We are committed to developing easy, straightforward cars that help you today and grow with you tomorrow. But it’s a balancing act – making our automobiles better and easier to use while still supporting older versions. So we offer support for the current version of our automobiles and the two previous versions.

Now here’s the kicker: except for enabling your fuel pump to continue working, the so-called upgrade improves nothing about the car that you care about. All it does is provide you with some tacky decals to put on your rear window and bumper, a new vinyl document case for your glove box, and a new floor mat for your passenger-side footwell. Except for the fuel pump being held hostage, you would never pay for this upgrade.

You wouldn’t tolerate this from a car company, or any other kind of company for that matter. But this exactly what Intuit, the makers of QuickBooks and Quicken accounting software, is doing to its customers.

Three years ago, I bought QuickBooks for Mac 2009 for my law firm. I’ve never liked Intuit, because it has always treated Mac customers like something that got stuck on the bottom of its shoe. The software interface has always been garbage, eschewing most Mac human-interface guidelines.

Now I get word that Intuit is discontinuing support for my version of Quickbooks. OK. I get that. All kinds of companies stop supporting outdated versions of their products. But there’s a huge difference between “discontinuing support” and actively crippling a product. According to the text of Intuit’s discontinuation notice, customers will no longer be able to use online banking:

You will see an error message when you try to download transactions, send online payments, or send online transfers. The error message you see depends on your download method. For example, you may see the message “QuickBooks is unable to verify the Financial Institution Information for this Download.” There is no need to contact your Financial Institution, as they will refer you back to Intuit to upgrade your QuickBooks.

(Now you can see where the post title comes from.) In other words, the software that I paid $220 for a few years ago will suddenly stop working in one vital respect unless I pay a ransom of $183 to “upgrade.” And I use the scare quotes because the so-called upgrade contains no improvements that a user like me would find useful.

I understand the desire to increase revenue from your products, and also the benefits of increasing your share of wallet from existing customers. But don’t sell me something and then make it stop working after a certain period of time. If you want to do that, sell me a subscription-based product (like QuickBooks competitor Xero). That way, I make my purchase decision based on the knowledge that it will work for a certain amount of time before I have to pay again.

Surprising your customers with sudden obsolescence is a great way to alienate them, and send them to your competitors. No takesies-backsies, Intuit!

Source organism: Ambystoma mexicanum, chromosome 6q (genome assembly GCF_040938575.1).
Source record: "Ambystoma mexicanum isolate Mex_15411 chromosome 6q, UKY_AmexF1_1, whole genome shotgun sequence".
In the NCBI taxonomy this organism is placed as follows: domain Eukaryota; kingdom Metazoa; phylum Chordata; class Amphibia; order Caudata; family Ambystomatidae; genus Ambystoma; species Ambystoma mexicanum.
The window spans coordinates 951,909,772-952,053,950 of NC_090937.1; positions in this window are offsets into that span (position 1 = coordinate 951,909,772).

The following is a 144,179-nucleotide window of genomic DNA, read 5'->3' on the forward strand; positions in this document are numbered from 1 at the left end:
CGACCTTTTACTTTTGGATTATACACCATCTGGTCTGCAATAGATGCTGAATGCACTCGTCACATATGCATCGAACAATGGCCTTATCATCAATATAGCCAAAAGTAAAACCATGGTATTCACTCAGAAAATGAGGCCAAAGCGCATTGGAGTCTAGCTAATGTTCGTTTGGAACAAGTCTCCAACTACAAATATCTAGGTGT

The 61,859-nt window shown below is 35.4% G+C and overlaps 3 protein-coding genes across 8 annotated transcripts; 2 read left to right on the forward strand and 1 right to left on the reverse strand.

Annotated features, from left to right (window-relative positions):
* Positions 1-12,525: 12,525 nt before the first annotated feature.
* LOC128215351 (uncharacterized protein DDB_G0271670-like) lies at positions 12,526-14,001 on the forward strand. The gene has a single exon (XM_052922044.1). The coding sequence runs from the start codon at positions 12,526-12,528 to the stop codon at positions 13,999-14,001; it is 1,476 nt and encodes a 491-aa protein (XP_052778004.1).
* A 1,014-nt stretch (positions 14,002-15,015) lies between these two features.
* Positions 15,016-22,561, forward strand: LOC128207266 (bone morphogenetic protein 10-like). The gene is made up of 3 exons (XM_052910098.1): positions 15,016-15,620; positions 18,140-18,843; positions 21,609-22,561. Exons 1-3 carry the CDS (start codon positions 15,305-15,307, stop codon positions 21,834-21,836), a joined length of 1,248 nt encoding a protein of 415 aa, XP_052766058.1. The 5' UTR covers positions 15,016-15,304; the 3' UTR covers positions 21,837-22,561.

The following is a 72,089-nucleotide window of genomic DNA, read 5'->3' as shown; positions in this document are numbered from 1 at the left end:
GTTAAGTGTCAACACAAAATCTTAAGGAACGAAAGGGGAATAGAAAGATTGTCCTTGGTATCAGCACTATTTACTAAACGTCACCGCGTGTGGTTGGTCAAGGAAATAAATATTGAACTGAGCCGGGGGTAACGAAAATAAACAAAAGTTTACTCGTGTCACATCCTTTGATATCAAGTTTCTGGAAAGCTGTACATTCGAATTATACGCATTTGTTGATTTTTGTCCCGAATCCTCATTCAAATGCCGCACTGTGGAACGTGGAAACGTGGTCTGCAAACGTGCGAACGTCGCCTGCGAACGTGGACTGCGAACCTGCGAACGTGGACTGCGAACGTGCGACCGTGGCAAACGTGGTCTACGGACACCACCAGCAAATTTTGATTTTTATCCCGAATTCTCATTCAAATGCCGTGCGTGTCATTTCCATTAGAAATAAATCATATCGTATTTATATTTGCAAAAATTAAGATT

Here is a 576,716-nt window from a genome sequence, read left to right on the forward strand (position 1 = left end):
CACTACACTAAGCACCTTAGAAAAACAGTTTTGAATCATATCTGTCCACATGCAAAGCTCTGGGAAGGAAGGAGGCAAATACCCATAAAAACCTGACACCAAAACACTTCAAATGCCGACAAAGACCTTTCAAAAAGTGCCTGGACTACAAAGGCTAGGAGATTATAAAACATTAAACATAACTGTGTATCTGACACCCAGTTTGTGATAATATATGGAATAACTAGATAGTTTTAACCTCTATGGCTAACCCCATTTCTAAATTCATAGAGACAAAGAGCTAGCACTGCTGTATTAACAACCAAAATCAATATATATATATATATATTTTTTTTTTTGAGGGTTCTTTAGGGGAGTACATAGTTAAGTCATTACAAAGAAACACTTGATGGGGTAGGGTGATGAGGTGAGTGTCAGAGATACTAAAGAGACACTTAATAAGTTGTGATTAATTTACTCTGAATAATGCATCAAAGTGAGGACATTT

Why time is like food, not money

I just discovered Practically Efficient, the blog of actuary J. Eddie Smith, IV. I know: really? An actuary? Trust me: it’s OK to look.

I love what he says here about keeping control of your time and using your calendar to help.

To fail to schedule work that you, yourself, deem important is to put your wants last in line. You should regularly schedule non-meeting time on your calendar.

Check out Eddie’s blog. He has a lot of good thoughts on not letting yourself be overwhelmed by all the things you have to do.

Bad advice from Harvard Business Review

Author Rafi Mohammed advises JCPenney to dump what he calls its “risky” pricing strategy:

The best retailers succeed by offering highly differentiated products (as the Apple Store does) or a unique shopping experience (as Nordstrom or Target does). Today, J.C. Penney sells semi-differentiated products and provides a ho-hum shopping experience — it doesn’t have much “mojo” to draw customers into its stores. So what’s the only lever that can excite and bring in customers to make often discretionary purchases? Discounts…

I believe that even if customers fully understand its pricing strategy, J.C. Penney is not going to get the revenue/loyalty windfall that it is hoping for. It’s time to put pride aside and revert back to a discounting strategy.

Mohammed is a very smart guy and he’s written a couple of good pricing books: The 1% Windfall and The Art of Pricing (both affiliate links). But I don’t care for his advice that JCPenney should surrender and return to the brainless approach of discounting. When you rely on discounts, you send a message to customers that your stuff isn’t worth as much as you originally said it was. This is true whether you’re a midmarket retailer, a car company, or a law firm. Discounting belies a lack of creativity.

In fact, Penney’s path to success lies in something Mohammed said above. Since it’s not likely to start selling highly differentiated products like Apple, its best option is to create a unique shopping experience. It needs to figure out what “JCPenney” is supposed to stand for. In other words, something better and more interesting than “also-ran department store.” (And a name change might be necessary, too.)

No one is going to ever say, “Hey, let’s go to JCPenney because they have a new pricing strategy.” Ever.

11 things you should do before firing someone